My friend, Begonia, had purchased a new house a few months ago. She admitted she's not much of a baker (*gasp!*) and found a recipe for a dessert that she wanted help in making. I think what she meant was I'll help by providing the use of my kitchen. I went over there on Saturday.

The recipe sounded unusual but in a good way,
Coconut-sweet potato cheesecake. It sounded fairly ambitious with a comment from a newspaper reporter who attempted this recipe. I found the suggestion of doubling the crust to be very helpful.

Prep time: 1 hour, 10 minutes; cook time: 2 hours. Not in our experience! Cooking in someone else's kitchen is always a challenge. I love her kitchen but I would have to bring over a lot more things.

The recipe has 28 ingredients, a few were repeated: butter, eggs, vanilla extract, lemon juice. The only ingredient I wasn't familiar with is the Coco Lopez, which is sweetened cream of coconut. I am sure they keep in the liquor section of grocery stores but Begonia had to go to BevMo for a can.

It would have been nice if I had a food processor for the sweet potatoes. We used yams instead. The recipe didn't make any distinction and I wish the recipe author had. I learned last year that there is definitely a difference between a sweet potato and a yam.... but I digress.
I had the idea of using a blender to puree the yams. However, several of her kitchen outlets weren't working. Begonia said her blender was old. She went to her neighbor's house and borrowed one. This blender didn't work either.

We were able to get the blender going although I decided not to use it but use a potato masher instead. I knew that it would not be the beautifully smooth puree as described in the recipe. My yams were going to be "rustic". I forgot to bring my hand mixer. Begonia didn't own one. We went to Target in hopes of finding a decent one that was cheap which we did.

About twenty minutes later, I am ready to move on to the filling. We had fun crushing (cinnamon) graham cracker crumbs in Ziploc bags. The crust was the only part of the recipe that I didn't struggle with. This was not my first cheesecake but I had to re-read the recipe at least 3 times. The crust had to be chilled for exactly 30 minutes.

Now, here comes the fun part. "
For filling: Preheat oven to 350 degrees. Using electric mixer, beat cream cheese, ricotta cheese and sugar in large bowl until smooth. Beat in eggs 1 at a time. Add cream of coconut, lemon juice, lemon peel and vanilla; beat until smooth. Fold in 1 cup flaked coconut and sweet potato mixture. Pour filling into prepared pan."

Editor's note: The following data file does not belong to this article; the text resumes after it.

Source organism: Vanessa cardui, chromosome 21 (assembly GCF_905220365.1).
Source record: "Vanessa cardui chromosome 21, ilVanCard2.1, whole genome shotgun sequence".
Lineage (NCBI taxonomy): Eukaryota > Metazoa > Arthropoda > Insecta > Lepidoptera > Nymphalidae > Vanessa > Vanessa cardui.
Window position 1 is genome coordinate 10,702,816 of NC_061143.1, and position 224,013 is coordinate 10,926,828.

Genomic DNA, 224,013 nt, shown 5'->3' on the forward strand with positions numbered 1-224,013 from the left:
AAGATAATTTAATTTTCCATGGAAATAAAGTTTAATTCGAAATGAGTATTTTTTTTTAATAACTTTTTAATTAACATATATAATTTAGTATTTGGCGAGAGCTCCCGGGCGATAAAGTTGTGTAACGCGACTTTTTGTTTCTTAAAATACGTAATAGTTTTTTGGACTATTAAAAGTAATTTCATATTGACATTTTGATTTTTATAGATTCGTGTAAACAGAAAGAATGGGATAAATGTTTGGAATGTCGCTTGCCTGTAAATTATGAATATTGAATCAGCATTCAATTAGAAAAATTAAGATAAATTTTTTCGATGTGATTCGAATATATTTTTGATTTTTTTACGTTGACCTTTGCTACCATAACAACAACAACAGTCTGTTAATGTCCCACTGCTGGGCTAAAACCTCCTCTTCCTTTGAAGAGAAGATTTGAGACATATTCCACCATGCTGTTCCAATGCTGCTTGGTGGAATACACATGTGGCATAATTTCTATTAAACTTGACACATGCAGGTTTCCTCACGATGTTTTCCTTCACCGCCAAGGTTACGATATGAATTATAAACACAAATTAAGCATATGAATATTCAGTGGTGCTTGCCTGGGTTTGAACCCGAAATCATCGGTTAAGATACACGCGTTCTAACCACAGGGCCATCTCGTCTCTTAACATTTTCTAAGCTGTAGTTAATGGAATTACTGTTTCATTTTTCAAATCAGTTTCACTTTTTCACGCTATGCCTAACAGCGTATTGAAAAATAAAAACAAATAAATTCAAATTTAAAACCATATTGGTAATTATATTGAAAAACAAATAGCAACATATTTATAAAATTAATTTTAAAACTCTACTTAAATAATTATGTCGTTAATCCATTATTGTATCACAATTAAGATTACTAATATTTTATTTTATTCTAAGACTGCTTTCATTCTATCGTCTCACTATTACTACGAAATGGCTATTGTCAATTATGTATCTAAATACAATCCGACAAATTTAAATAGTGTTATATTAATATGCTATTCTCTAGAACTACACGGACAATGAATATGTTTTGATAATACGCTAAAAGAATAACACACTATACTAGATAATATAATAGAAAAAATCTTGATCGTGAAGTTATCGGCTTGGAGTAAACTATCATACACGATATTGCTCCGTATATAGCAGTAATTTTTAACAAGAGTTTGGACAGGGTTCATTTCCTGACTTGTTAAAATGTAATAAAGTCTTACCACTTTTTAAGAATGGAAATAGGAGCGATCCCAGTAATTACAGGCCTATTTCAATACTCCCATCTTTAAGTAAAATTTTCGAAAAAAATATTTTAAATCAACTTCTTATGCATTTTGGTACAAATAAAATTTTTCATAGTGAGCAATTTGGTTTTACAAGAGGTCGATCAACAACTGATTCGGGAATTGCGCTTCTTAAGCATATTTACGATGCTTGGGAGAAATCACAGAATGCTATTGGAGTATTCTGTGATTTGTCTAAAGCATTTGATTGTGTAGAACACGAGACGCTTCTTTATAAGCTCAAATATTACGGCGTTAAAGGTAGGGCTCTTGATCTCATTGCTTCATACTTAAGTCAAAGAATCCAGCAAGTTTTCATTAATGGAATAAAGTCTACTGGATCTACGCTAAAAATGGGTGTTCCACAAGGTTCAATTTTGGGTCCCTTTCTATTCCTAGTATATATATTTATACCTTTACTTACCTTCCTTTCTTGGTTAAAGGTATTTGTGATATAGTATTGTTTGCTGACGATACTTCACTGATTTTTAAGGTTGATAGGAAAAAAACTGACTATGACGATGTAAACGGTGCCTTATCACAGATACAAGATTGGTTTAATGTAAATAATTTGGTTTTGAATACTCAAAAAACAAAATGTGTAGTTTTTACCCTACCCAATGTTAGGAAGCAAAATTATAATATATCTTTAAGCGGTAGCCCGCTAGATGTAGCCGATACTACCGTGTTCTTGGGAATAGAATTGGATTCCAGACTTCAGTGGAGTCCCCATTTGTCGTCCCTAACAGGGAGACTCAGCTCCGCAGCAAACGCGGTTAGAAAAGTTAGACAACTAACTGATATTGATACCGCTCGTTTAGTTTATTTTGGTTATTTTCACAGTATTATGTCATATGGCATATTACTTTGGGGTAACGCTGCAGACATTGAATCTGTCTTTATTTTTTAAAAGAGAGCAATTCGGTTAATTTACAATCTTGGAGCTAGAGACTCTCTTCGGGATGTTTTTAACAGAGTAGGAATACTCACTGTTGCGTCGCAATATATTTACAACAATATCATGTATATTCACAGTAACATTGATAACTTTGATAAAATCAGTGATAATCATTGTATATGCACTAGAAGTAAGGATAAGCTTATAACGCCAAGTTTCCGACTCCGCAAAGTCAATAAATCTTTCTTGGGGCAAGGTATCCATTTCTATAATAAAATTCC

Now, Begonia didn't have a mixing bowl or anything close. So channeling my inner Iron Chef, I improved with the bowls that she had. I could not use the proper speed (4 was recommended on the blender). I had to use the lowest setting and immediately the batter started splattering. I had to use the blender in quick spurts and mix the batter with a wooden spoon.

I had started this project around 4:10 or so. I believe it was around 6 when the cheesecake was put in the oven for 1 hour and 20 minutes. We were starving by the time the cheesecake was done and went to get food and come back. The cheesecake still looked a little raw in the center but I know cheesecakes tend to do that. It was actually 'set' in the center when we returned.
I didn't get to eat the cheesecake Saturday night. The recipe stated that the cheesecake needed to chill overnight. So I went back yesterday afternoon. I had to top off the cheesecake with toasted coconut. (You can use a toaster oven or oven at 350 degrees Fahrenheit for 10 minutes or so, frequently stirring. When it's golden brown and fragrant, it's done.)

As you can see from the first picture, my cheesecake was not flawless. I had a crack in there and I will have to ask my mom to figure out what happened. (Then again, with as many mishaps as we experienced, I am thankful that it turned out well at all.)

The second picture has the toasted coconut topping. Begonia promised the neighbor who lent us the blender a piece. He came over with his 4 year old son and they both had slices. I hope he wasn't just being polite because he ate the whole slice and said how much he liked it.

All About the Food Copyright © 2009 Designed by Ipietoon Blogger Template for Bie Blogger Template Vector by DaPino